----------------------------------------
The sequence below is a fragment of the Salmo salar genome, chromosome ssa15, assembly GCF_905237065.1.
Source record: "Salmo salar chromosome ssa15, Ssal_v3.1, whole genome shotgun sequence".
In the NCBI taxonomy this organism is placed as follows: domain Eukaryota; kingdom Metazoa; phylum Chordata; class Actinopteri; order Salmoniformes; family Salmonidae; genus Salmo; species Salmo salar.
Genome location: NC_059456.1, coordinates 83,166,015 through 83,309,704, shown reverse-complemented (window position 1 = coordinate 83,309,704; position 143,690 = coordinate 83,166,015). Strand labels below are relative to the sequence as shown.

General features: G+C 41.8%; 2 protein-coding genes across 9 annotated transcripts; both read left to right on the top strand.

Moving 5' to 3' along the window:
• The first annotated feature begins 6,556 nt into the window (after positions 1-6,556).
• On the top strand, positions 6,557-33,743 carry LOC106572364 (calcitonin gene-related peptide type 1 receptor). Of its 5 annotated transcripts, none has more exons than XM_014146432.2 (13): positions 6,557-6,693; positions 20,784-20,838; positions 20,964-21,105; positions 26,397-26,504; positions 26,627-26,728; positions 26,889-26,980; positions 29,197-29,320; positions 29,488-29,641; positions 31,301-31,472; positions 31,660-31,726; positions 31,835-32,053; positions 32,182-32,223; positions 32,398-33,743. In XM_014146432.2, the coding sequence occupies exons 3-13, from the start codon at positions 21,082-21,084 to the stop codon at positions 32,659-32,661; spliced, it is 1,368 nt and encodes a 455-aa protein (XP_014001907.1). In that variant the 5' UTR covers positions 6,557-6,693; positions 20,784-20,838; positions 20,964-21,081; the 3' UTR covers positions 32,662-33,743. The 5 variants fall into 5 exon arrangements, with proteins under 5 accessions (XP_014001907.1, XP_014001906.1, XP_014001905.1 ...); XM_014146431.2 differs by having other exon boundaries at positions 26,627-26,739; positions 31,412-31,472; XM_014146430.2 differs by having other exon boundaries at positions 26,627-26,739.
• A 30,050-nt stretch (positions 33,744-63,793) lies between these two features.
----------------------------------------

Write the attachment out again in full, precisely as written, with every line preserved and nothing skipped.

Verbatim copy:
The sequence below is a fragment of the Salmo salar genome, chromosome ssa15, assembly GCF_905237065.1.
Source record: "Salmo salar chromosome ssa15, Ssal_v3.1, whole genome shotgun sequence".
In the NCBI taxonomy this organism is placed as follows: domain Eukaryota; kingdom Metazoa; phylum Chordata; class Actinopteri; order Salmoniformes; family Salmonidae; genus Salmo; species Salmo salar.
Genome location: NC_059456.1, coordinates 83,166,015 through 83,309,704, shown reverse-complemented (window position 1 = coordinate 83,309,704; position 143,690 = coordinate 83,166,015). Strand labels below are relative to the sequence as shown.

General features: G+C 41.8%; 2 protein-coding genes across 9 annotated transcripts; both read left to right on the top strand.

Moving 5' to 3' along the window:
• The first annotated feature begins 6,556 nt into the window (after positions 1-6,556).
• On the top strand, positions 6,557-33,743 carry LOC106572364 (calcitonin gene-related peptide type 1 receptor). Of its 5 annotated transcripts, none has more exons than XM_014146432.2 (13): positions 6,557-6,693; positions 20,784-20,838; positions 20,964-21,105; positions 26,397-26,504; positions 26,627-26,728; positions 26,889-26,980; positions 29,197-29,320; positions 29,488-29,641; positions 31,301-31,472; positions 31,660-31,726; positions 31,835-32,053; positions 32,182-32,223; positions 32,398-33,743. In XM_014146432.2, the coding sequence occupies exons 3-13, from the start codon at positions 21,082-21,084 to the stop codon at positions 32,659-32,661; spliced, it is 1,368 nt and encodes a 455-aa protein (XP_014001907.1). In that variant the 5' UTR covers positions 6,557-6,693; positions 20,784-20,838; positions 20,964-21,081; the 3' UTR covers positions 32,662-33,743. The 5 variants fall into 5 exon arrangements, with proteins under 5 accessions (XP_014001907.1, XP_014001906.1, XP_014001905.1 ...); XM_014146431.2 differs by having other exon boundaries at positions 26,627-26,739; positions 31,412-31,472; XM_014146430.2 differs by having other exon boundaries at positions 26,627-26,739.
• A 30,050-nt stretch (positions 33,744-63,793) lies between these two features.